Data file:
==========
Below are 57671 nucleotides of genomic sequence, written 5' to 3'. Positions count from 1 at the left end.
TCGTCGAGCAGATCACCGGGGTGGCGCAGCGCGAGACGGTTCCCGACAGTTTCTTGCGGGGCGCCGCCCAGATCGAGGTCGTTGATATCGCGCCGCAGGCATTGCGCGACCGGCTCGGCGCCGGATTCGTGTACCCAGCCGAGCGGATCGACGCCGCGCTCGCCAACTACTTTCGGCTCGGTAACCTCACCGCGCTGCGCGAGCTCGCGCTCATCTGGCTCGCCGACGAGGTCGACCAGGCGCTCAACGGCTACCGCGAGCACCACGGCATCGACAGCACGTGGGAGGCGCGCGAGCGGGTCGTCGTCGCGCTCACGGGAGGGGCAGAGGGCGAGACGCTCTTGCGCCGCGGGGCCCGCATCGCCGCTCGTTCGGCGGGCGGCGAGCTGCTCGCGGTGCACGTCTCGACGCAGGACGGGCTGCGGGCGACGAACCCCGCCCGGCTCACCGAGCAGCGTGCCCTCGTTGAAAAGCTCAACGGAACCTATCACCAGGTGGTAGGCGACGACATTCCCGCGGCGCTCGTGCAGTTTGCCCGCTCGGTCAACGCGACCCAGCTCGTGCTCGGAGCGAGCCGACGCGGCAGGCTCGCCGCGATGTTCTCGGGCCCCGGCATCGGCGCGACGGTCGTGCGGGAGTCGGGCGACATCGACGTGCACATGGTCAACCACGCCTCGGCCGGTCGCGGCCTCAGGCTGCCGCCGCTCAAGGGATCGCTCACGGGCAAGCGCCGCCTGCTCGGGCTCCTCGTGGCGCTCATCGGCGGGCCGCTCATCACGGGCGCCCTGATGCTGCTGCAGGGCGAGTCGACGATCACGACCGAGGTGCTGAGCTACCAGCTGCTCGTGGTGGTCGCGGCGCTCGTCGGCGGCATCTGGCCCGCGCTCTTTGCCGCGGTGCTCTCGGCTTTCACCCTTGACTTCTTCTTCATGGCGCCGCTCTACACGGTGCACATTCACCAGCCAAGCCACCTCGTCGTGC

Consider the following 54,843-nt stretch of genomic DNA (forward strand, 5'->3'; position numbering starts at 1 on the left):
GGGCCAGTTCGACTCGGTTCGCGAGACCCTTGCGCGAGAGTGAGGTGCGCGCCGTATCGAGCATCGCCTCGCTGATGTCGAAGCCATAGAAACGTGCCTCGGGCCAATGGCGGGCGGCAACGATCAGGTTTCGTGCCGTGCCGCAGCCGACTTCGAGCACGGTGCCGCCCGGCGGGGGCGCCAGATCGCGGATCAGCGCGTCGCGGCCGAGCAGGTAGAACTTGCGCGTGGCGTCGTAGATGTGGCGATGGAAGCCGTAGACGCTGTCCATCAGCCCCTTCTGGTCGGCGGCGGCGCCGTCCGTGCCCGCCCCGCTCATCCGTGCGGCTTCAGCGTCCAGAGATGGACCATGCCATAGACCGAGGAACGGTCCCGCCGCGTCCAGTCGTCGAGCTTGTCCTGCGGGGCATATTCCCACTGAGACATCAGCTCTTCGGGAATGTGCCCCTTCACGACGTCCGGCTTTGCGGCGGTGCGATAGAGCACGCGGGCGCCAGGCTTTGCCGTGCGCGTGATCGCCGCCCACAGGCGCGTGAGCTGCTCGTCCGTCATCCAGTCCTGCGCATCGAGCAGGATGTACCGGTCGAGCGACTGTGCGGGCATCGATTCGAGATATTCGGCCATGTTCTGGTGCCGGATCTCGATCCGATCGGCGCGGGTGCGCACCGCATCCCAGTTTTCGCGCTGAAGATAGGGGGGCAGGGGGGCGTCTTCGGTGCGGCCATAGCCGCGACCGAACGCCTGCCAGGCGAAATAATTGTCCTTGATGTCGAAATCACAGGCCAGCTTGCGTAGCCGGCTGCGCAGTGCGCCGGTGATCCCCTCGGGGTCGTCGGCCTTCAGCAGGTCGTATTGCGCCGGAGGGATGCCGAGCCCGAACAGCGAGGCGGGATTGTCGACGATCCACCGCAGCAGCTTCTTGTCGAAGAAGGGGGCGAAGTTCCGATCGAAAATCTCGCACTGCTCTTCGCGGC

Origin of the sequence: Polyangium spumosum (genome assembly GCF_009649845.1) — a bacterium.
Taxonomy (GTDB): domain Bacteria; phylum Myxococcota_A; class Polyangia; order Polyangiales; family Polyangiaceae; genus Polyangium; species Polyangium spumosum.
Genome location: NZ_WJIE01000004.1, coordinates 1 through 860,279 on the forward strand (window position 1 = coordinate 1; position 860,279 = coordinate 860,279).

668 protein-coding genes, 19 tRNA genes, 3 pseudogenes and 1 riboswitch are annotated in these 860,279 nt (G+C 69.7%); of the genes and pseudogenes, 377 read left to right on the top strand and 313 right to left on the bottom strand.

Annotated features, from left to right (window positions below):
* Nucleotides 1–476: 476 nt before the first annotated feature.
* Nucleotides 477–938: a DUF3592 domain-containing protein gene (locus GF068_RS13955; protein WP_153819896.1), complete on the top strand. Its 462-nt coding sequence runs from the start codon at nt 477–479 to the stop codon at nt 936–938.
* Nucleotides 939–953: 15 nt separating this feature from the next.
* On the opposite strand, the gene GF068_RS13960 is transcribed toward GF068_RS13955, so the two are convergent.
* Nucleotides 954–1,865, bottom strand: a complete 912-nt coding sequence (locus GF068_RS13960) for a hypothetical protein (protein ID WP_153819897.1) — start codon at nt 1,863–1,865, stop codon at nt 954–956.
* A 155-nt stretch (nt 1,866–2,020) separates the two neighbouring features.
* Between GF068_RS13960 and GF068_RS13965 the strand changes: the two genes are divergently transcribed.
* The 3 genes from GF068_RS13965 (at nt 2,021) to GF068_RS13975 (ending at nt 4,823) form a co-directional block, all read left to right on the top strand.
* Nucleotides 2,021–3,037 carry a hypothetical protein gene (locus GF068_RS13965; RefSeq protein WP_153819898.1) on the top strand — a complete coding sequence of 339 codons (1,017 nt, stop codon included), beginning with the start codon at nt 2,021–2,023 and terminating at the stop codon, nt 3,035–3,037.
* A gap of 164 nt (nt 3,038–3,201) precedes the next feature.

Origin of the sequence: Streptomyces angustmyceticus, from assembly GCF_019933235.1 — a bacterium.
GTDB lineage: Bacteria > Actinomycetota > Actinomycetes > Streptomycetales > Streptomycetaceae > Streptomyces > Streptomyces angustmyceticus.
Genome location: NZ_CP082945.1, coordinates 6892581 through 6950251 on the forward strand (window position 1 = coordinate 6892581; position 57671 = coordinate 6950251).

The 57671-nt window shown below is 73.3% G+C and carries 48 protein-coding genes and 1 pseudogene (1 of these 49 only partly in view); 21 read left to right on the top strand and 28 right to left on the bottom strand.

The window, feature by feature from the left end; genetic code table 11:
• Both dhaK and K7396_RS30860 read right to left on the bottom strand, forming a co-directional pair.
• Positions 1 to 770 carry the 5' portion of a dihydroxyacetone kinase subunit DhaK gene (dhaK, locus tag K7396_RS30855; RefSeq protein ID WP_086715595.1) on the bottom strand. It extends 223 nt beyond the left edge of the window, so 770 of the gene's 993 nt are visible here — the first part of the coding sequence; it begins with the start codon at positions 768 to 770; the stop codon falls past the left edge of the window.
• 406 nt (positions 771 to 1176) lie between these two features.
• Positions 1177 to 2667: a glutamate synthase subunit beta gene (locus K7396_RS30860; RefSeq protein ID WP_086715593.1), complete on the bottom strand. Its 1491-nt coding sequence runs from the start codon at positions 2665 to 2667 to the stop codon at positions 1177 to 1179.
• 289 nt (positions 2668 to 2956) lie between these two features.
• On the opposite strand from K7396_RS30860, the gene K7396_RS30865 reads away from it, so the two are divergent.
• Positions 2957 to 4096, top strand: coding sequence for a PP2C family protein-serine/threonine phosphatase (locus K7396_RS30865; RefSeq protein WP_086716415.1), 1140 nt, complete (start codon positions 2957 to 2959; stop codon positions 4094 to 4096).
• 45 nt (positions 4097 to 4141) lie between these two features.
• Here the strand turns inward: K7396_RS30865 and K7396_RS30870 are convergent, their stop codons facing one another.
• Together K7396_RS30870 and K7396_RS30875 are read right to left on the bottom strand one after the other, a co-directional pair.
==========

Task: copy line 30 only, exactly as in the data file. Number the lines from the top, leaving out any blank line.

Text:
• On the opposite strand from K7396_RS30860, the gene K7396_RS30865 reads away from it, so the two are divergent.